Congressional RepublicansIn a private speech to business lobbyists at the Capital Hill Club, he tells his listeners that he looks forward to as many as twenty different Congressional committees investigating the Clinton administration, which he calls "the enemy of normal Americans." The new chairmen of the House and Senate Banking Committees, James Leach and Alfonse D'Amato, announce that they intend to open more investigations of the Clintons, using Whitewater as a springboard. The power shift benefits former fringe organizations like Citizens United. CU's two main operatives, Floyd Brown and David Bossie, which have been tirelessly smearing Clinton from the sidelines for years, find themselves with new access to the highest level of power. "People who answer our phone calls now have 'Chairman' before their names," Brown brags to The Nation magazine, which describes Brown as "elated by the prospect of a swarm of subpoenas flying off Capital Hill towards 1600 Pennsylvania Avenue." Brown pressures his newly empowered Congressional contacts to reopen the investigation into the Vince Foster suicide, and to open an investigation into Clinton's supposed connections to the drug-smuggling ring formerly operating out of the Mena, Arkansas airport. Arkansas white supremacist Jim Johnson, a virulent Clinton opponent, tells an interviewer in February 1995 that there is "absolutely no doubt in my mind that the government of the United States was an active participant in one of the largest dope operations in the world, and that the [former] governor of Arkansas enjoyed a benefit from its success." Whereas rants by the likes of Brown and Johnson formerly fell upon skeptical ears in Congress, now these and other Clinton conspiracy theorists have an eager and powerful audience.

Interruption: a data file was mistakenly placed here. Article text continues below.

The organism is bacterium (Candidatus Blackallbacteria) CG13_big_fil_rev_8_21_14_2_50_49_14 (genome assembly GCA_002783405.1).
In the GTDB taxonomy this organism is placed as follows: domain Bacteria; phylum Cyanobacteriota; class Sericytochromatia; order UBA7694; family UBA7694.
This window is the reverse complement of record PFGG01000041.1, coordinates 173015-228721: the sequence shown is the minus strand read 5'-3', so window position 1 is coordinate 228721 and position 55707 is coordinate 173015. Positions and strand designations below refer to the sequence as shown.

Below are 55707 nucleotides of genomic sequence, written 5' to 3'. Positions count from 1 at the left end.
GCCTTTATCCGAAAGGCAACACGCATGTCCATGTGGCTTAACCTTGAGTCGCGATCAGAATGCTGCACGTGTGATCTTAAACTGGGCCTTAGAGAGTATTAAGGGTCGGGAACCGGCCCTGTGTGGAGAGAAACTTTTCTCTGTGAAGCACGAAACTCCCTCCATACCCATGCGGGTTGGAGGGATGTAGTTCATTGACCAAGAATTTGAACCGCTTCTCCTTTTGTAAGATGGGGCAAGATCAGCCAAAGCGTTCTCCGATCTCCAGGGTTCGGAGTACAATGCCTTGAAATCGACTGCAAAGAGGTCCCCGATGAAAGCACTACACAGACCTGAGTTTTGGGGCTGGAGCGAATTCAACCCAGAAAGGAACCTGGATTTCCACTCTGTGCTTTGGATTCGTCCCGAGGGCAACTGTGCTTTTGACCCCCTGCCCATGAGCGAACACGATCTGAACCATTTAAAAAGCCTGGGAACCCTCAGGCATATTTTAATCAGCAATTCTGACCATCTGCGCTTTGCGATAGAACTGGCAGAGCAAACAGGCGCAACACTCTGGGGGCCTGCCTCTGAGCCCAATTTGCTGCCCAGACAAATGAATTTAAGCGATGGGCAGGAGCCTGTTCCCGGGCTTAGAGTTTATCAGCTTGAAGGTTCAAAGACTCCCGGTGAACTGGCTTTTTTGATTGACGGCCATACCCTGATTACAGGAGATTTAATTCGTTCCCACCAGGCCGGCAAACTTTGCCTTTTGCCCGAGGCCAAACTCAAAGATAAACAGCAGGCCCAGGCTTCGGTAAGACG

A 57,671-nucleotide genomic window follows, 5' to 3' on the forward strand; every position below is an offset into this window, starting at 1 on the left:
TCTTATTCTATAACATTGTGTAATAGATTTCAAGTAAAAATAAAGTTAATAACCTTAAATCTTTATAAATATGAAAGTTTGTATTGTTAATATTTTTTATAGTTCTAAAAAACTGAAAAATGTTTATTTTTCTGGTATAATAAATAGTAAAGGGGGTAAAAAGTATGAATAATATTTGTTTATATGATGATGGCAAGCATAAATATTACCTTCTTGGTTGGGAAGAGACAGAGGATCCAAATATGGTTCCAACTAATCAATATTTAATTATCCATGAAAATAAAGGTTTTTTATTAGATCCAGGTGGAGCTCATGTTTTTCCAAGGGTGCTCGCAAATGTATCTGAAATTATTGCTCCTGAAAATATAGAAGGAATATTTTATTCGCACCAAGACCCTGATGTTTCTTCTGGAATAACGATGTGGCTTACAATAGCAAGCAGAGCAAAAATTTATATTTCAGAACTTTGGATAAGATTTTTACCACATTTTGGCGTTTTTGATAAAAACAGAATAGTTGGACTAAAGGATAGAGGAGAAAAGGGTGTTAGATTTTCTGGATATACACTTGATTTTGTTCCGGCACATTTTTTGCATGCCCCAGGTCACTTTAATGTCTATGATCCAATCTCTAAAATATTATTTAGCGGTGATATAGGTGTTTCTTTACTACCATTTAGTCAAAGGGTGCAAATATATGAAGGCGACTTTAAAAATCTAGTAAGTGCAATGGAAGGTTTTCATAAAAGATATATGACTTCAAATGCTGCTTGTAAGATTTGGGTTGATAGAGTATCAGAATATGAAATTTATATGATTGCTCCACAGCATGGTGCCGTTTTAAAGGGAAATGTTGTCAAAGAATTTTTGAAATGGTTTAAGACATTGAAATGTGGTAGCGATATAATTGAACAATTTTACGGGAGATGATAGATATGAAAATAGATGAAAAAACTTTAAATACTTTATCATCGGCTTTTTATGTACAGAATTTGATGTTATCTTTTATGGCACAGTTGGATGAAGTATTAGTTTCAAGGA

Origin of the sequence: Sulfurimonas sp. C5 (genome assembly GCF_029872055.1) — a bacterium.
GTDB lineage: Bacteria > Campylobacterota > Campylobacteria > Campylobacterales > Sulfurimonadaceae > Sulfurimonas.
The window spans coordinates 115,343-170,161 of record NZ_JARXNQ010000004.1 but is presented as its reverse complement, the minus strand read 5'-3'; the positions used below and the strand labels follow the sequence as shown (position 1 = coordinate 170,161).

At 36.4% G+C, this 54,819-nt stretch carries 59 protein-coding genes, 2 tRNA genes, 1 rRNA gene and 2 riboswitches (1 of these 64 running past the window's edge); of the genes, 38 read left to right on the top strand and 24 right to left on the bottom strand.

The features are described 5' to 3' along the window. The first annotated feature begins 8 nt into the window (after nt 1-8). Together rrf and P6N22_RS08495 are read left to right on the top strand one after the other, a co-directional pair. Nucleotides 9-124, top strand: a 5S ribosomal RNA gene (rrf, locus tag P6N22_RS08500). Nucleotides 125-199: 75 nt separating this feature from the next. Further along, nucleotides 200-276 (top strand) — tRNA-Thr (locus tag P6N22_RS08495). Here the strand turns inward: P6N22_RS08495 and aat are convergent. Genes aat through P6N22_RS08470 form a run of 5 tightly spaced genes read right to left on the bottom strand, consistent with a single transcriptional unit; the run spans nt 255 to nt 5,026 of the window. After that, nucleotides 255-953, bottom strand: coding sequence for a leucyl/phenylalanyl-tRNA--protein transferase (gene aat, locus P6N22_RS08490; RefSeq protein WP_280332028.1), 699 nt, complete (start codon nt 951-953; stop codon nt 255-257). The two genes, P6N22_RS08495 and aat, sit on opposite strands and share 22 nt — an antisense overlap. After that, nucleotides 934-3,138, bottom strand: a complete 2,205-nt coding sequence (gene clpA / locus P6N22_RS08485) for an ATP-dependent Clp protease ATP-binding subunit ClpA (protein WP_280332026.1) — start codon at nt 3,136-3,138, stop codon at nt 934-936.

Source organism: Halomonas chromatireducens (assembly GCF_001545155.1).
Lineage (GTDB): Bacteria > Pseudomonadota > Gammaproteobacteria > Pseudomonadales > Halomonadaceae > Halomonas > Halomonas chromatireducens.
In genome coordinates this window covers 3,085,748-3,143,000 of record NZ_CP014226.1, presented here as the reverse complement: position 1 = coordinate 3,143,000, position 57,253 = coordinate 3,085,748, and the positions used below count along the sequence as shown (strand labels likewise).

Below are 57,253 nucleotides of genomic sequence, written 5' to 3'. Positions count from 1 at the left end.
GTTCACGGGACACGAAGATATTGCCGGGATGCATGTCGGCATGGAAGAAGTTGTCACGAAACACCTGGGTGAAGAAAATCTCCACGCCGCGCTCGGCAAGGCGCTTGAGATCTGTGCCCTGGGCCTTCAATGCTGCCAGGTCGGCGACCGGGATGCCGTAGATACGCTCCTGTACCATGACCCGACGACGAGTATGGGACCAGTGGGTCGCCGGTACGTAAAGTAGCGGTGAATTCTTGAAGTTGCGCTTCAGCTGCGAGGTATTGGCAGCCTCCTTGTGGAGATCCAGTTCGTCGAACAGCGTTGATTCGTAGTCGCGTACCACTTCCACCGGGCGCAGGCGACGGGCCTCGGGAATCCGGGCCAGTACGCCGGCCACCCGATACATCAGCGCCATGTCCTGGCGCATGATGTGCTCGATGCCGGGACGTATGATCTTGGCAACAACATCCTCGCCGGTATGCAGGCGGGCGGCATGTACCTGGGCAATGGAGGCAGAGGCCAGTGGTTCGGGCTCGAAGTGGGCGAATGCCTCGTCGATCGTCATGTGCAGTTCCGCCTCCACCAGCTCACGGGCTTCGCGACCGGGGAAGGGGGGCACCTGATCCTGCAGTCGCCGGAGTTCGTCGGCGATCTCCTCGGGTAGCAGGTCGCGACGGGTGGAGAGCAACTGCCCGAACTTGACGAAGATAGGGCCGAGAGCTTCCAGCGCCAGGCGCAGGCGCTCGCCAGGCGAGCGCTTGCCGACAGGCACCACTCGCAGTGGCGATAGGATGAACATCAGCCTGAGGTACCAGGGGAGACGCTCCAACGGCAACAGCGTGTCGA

George W. BushHis brother Jeb loses in his bid to become Florida's governor. When Bush agrees to run, at the behest of his friends in professional baseball who want to discourage him from pursuing the position of commissioner of baseball, he confides to business partner Roland Betts, "You know, I could run for governor but I'm basically a media creation. I've never done anything." Bush wins due to a carefully crafted campaign by political consultant Karl Rove, who manages to bring down Richards through a series of false attacks on Richards's record, and an ugly, baseless whispering campaign alleging that Richards was packing state government with homosexuals, a tactic that blossomed when Republican state senator Bill Ratliff publicly criticized Richards for "appointing avowed homosexual activists" to state jobs. (Rove released a statement praising Ratliff, but claimed that the Bush campaign did not wish to associate itself with the allegations of gays in office, an interesting statement considering that Rove engineered the entire whispering campaign.) Richards's campaign spokesman Chuck McDonald says that Bush political operatives, particularly Rove, are known for having supporters spread lies about their opponent while the candidate himself stays above the fray. James Moore and Wayne Slater write, "There actually were two campaigns against Richards, one in which Bush floated above the fray and another in which Rove targeted the Democrat's politics and gender. It was an arrangement that allowed Bush plausible deniability, no matter what. And it was a model of future Bush races. Bush traveling the high road, Rove pursuing the low. Bush's strategy in the Richards race was simple enough. Bush the candidate engages his Democratic opponent by respectfully challenging her record on improving public schools and fighting crime. Meanwhile, Bush surrogates, operating at arm's length, undermine Richards on the issues of guns and gays, including a vicious whisper campaign about lesbianism that ran with an evangelical fervor through the coffee shops and church parlors of East Texas."